At the end of 2013 I attended Creative Edinburgh‘s Awards bash at The Bongo Club.
Some pics from our trip to Montreal in October.
I was suitably intrigued when I found out that Rob and Tommy were teaming up for the project. They are both multi-talented artists who have contributed a lot to the music and art scenes in Edinburgh and beyond.
Rob makes music under his own name and as part of eagleowl, as well as writing for the likes of Caught By the River. Tommy was up until recently a member of band and art collective FOUND, produces art/illustration as Surface Pressure and recently released an EP under the name ComputerScheisse.
I hope that introduction has whet your appetite. Now, here are a few probing questions about the project’s creative flow.
Find out all about the Edinburgh Festival, how my freelancing is taking shape, a follow up on how many coffees I have a day (zzzz).
Plus, I’ve shoehorned in an ‘Objects of Affection’ special which includes The Istanbul Review at The Edinburgh International Book Festival (you can also see the video on their homepage) , Vic Galloway’s new book ‘Songs in the Key of Fife’ and my first ever appearance in an actual printed book.
Matty Ross is an independent filmmaker and director based in London, who is originally from Forres in the Scottish Highlands. He has worked for/with the likes of Tom Hardy, John Minton, Hugh Laurie, Vanity Fair, Charles Henri Belleville and Scottish bands/musicians The Last Battle, Debutant and The Kays Lavelle.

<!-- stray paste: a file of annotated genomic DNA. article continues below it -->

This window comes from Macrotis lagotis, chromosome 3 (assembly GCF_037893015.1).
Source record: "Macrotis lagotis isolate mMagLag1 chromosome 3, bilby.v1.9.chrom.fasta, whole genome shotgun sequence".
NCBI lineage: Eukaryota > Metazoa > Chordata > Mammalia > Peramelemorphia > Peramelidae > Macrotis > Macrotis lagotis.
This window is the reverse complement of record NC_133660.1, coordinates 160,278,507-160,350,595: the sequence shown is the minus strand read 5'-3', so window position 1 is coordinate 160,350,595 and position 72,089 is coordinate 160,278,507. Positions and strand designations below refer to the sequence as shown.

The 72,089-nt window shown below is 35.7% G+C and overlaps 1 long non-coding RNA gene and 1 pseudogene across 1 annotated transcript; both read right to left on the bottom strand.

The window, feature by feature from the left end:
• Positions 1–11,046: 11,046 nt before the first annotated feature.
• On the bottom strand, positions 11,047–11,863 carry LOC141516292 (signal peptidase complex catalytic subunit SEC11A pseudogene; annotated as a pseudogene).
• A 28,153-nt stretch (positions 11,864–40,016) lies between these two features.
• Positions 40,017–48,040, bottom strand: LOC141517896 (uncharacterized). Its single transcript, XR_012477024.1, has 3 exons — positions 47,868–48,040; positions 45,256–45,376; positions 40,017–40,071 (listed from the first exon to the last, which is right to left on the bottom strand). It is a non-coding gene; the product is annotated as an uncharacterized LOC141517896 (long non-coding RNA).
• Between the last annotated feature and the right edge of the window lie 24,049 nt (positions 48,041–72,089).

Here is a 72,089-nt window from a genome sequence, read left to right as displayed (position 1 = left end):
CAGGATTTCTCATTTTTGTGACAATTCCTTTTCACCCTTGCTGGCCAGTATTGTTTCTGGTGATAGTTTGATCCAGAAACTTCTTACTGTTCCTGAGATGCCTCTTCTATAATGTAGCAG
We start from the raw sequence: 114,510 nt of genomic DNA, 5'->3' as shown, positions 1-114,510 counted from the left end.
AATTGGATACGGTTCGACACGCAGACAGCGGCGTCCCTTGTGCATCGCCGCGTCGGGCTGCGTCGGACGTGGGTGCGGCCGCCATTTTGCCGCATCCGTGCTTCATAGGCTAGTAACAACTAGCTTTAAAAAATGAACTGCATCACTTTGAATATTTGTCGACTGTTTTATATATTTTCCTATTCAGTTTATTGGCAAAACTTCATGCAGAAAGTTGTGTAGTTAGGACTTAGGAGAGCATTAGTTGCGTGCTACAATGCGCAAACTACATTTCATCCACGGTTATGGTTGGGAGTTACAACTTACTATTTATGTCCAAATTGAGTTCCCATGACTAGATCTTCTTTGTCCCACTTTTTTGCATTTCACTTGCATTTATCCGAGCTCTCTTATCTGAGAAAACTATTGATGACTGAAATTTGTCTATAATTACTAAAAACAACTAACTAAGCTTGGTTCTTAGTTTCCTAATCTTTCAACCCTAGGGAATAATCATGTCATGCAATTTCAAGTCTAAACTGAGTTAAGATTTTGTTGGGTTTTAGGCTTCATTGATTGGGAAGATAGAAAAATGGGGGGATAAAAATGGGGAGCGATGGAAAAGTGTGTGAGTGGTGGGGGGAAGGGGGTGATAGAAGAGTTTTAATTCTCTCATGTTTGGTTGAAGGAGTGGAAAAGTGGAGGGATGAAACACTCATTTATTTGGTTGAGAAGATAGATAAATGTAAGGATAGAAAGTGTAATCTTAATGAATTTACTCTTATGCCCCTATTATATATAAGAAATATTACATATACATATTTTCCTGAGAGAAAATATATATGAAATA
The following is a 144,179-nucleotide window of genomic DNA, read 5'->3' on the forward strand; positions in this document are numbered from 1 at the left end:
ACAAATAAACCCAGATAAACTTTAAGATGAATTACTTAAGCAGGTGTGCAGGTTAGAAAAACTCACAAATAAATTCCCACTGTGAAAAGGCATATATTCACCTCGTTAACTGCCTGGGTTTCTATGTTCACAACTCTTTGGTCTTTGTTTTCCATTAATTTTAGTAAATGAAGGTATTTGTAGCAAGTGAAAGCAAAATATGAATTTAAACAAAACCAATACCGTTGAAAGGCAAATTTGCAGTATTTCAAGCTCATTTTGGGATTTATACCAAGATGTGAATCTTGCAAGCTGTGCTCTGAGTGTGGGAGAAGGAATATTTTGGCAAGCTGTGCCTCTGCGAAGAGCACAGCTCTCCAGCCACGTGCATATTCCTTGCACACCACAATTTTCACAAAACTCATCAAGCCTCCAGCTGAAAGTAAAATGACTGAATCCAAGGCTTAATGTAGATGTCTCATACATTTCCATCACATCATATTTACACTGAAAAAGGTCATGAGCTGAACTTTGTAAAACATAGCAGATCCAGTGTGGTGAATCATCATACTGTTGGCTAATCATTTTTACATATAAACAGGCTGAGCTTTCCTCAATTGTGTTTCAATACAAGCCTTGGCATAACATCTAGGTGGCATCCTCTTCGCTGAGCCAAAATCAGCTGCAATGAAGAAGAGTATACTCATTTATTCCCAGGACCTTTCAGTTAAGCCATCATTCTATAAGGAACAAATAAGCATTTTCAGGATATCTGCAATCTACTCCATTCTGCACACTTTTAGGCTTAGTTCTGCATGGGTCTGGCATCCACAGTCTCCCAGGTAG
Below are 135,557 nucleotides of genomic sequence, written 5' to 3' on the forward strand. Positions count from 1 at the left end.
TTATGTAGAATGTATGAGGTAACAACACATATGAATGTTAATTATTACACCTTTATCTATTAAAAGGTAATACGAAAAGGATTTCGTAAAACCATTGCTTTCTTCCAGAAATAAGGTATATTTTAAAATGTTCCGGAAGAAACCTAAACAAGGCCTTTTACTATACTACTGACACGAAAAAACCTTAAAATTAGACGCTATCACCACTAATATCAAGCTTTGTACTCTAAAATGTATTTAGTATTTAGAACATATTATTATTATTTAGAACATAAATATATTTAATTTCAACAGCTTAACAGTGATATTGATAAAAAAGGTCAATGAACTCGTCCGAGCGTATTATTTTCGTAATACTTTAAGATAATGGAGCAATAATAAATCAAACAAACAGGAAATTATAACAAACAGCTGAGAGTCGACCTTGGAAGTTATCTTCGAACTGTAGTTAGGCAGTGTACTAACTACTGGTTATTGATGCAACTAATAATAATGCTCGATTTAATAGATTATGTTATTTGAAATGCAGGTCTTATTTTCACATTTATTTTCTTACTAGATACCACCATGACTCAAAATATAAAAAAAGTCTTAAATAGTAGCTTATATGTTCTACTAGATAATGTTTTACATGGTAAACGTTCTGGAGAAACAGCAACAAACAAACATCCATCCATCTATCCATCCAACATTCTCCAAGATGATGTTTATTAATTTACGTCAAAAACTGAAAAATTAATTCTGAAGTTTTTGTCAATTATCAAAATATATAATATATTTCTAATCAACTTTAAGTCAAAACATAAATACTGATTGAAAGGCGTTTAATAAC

Last weekend I spoke to Ziggy Campbell, frontman of acclaimed Edinburgh band FOUND, during a wedding in the grounds of Edinburgh Zoo.
After a failed attempt to noise up the monkeys we thought we’d record a wee interview instead as a special treat for you.
The ‘nitty-gritty specifics’ we cover during our conversation include:
- His forthcoming EP under the guise of his mysterious alter-ego Lomond Campbell (you can also hear sneak previews of some of the tracks)
- Why he’s calling himself Lomond and not Ziggy (the below picture is a clue)
- Why he isn’t your typical singer-songwriter
- His joint record with band member Kev Sim aka River of Slime
- How to get into their intimate Edinburgh house gig in July and get free records and whisky into the bargain
- whether there is a future for FOUND ‘the band’ following internet guru and bassist Tommy Perman‘s departure